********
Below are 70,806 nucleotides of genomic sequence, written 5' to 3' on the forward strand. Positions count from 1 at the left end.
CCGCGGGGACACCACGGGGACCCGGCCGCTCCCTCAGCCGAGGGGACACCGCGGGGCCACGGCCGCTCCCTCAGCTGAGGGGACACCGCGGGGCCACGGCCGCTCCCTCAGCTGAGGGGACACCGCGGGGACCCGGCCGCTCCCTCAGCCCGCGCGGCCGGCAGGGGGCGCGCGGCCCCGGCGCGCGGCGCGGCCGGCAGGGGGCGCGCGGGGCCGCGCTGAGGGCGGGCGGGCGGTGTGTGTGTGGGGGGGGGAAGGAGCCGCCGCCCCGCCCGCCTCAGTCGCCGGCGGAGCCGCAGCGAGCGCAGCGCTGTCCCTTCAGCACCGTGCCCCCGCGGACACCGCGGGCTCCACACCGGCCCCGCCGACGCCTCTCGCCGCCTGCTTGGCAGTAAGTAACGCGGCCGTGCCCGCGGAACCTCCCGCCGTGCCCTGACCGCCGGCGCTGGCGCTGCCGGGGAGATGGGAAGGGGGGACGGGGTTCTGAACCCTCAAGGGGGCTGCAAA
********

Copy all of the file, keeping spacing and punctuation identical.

Below are 70,806 nucleotides of genomic sequence, written 5' to 3' on the forward strand. Positions count from 1 at the left end.
CCGCGGGGACACCACGGGGACCCGGCCGCTCCCTCAGCCGAGGGGACACCGCGGGGCCACGGCCGCTCCCTCAGCTGAGGGGACACCGCGGGGCCACGGCCGCTCCCTCAGCTGAGGGGACACCGCGGGGACCCGGCCGCTCCCTCAGCCCGCGCGGCCGGCAGGGGGCGCGCGGCCCCGGCGCGCGGCGCGGCCGGCAGGGGGCGCGCGGGGCCGCGCTGAGGGCGGGCGGGCGGTGTGTGTGTGGGGGGGGGAAGGAGCCGCCGCCCCGCCCGCCTCAGTCGCCGGCGGAGCCGCAGCGAGCGCAGCGCTGTCCCTTCAGCACCGTGCCCCCGCGGACACCGCGGGCTCCACACCGGCCCCGCCGACGCCTCTCGCCGCCTGCTTGGCAGTAAGTAACGCGGCCGTGCCCGCGGAACCTCCCGCCGTGCCCTGACCGCCGGCGCTGGCGCTGCCGGGGAGATGGGAAGGGGGGACGGGGTTCTGAACCCTCAAGGGGGCTGCAAA